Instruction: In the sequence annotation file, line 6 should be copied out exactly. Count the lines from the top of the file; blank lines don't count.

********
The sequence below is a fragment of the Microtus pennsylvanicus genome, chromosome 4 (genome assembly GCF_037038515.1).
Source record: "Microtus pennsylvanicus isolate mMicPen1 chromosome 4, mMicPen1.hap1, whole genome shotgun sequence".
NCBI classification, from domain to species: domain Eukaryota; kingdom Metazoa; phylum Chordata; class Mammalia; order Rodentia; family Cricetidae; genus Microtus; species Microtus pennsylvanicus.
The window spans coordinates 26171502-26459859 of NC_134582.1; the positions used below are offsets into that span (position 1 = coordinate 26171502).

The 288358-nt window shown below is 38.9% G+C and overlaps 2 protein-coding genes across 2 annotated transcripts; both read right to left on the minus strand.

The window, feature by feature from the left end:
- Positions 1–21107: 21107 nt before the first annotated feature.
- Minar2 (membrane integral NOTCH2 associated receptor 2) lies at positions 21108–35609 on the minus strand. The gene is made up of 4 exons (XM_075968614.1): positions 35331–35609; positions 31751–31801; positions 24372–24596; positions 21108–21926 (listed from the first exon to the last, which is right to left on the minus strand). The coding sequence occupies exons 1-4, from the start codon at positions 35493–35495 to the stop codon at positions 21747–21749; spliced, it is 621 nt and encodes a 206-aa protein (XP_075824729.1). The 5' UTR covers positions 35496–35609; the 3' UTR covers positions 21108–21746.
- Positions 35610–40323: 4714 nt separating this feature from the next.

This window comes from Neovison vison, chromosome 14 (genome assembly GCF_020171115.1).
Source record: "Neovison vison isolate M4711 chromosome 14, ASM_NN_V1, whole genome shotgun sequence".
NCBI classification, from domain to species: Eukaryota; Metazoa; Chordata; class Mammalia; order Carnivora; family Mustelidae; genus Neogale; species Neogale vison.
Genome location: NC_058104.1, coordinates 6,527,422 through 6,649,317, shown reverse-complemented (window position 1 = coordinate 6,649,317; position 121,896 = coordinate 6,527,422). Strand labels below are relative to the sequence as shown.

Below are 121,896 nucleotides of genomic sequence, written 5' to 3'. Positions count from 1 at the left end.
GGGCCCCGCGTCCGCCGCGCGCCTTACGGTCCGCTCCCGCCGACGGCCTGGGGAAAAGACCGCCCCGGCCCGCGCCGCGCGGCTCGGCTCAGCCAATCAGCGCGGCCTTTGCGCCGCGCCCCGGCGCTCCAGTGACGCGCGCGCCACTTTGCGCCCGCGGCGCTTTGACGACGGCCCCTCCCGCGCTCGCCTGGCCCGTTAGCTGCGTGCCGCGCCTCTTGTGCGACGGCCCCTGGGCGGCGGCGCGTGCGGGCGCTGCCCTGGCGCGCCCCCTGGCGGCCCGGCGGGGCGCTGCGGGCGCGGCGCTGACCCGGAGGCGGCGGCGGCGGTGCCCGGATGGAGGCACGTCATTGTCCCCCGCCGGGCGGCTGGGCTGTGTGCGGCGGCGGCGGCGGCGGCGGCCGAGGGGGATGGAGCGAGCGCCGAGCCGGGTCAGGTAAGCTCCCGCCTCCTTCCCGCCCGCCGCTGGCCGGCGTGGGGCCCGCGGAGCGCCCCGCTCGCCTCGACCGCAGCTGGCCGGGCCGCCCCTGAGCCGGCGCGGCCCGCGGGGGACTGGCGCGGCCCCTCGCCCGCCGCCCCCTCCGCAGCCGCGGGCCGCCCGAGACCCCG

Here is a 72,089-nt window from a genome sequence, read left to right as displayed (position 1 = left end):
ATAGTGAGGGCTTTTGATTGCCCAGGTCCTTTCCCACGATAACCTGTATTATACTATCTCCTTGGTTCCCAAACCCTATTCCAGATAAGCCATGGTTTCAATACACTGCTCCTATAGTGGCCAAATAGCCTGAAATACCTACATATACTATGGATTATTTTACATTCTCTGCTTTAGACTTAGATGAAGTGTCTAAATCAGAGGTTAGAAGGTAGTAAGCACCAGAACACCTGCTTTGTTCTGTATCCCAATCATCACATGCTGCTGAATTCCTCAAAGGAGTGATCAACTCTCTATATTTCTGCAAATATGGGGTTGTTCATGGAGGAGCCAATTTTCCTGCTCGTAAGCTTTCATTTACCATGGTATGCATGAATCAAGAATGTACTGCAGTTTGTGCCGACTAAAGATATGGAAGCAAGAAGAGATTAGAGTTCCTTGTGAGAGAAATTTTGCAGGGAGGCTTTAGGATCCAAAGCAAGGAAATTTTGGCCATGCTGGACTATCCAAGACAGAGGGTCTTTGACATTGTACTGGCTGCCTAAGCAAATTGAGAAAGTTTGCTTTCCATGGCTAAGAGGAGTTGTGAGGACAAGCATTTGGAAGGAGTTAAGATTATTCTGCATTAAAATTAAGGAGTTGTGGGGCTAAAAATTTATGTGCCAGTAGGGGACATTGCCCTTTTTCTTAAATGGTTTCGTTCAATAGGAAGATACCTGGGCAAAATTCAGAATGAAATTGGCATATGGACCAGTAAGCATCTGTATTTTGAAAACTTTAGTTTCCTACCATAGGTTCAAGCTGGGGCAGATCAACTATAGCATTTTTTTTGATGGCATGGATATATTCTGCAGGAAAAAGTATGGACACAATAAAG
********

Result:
The window, feature by feature from the left end: